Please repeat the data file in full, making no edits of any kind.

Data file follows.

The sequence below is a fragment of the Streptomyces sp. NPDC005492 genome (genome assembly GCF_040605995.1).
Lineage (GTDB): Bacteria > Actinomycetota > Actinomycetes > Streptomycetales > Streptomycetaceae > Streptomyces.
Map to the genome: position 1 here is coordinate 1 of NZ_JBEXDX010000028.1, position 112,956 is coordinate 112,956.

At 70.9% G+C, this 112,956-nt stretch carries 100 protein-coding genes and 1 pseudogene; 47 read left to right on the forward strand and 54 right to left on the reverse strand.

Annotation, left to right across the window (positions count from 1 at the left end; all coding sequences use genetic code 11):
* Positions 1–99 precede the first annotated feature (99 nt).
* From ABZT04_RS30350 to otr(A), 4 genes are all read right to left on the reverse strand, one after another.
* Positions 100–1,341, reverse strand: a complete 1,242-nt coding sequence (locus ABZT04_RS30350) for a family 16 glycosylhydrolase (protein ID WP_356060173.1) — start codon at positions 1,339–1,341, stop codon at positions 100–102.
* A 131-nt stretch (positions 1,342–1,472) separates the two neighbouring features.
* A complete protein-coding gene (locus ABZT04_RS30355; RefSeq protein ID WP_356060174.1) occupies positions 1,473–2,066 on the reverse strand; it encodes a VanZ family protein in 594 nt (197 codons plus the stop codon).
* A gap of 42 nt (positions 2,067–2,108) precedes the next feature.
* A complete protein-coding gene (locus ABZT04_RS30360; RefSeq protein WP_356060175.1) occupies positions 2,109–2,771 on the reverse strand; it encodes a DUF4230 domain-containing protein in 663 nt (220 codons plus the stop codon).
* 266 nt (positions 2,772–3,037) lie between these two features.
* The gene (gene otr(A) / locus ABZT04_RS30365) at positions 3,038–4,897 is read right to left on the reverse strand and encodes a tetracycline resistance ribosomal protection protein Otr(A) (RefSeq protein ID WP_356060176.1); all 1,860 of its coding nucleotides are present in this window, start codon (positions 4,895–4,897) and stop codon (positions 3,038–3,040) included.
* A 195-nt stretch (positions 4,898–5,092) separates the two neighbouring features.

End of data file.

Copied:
The sequence below is a fragment of the Streptomyces sp. NPDC005492 genome (genome assembly GCF_040605995.1).
Lineage (GTDB): Bacteria > Actinomycetota > Actinomycetes > Streptomycetales > Streptomycetaceae > Streptomyces.
Map to the genome: position 1 here is coordinate 1 of NZ_JBEXDX010000028.1, position 112,956 is coordinate 112,956.

At 70.9% G+C, this 112,956-nt stretch carries 100 protein-coding genes and 1 pseudogene; 47 read left to right on the forward strand and 54 right to left on the reverse strand.

Annotation, left to right across the window (positions count from 1 at the left end; all coding sequences use genetic code 11):
* Positions 1–99 precede the first annotated feature (99 nt).
* From ABZT04_RS30350 to otr(A), 4 genes are all read right to left on the reverse strand, one after another.
* Positions 100–1,341, reverse strand: a complete 1,242-nt coding sequence (locus ABZT04_RS30350) for a family 16 glycosylhydrolase (protein ID WP_356060173.1) — start codon at positions 1,339–1,341, stop codon at positions 100–102.
* A 131-nt stretch (positions 1,342–1,472) separates the two neighbouring features.
* A complete protein-coding gene (locus ABZT04_RS30355; RefSeq protein ID WP_356060174.1) occupies positions 1,473–2,066 on the reverse strand; it encodes a VanZ family protein in 594 nt (197 codons plus the stop codon).
* A gap of 42 nt (positions 2,067–2,108) precedes the next feature.
* A complete protein-coding gene (locus ABZT04_RS30360; RefSeq protein WP_356060175.1) occupies positions 2,109–2,771 on the reverse strand; it encodes a DUF4230 domain-containing protein in 663 nt (220 codons plus the stop codon).
* 266 nt (positions 2,772–3,037) lie between these two features.
* The gene (gene otr(A) / locus ABZT04_RS30365) at positions 3,038–4,897 is read right to left on the reverse strand and encodes a tetracycline resistance ribosomal protection protein Otr(A) (RefSeq protein ID WP_356060176.1); all 1,860 of its coding nucleotides are present in this window, start codon (positions 4,895–4,897) and stop codon (positions 3,038–3,040) included.
* A 195-nt stretch (positions 4,898–5,092) separates the two neighbouring features.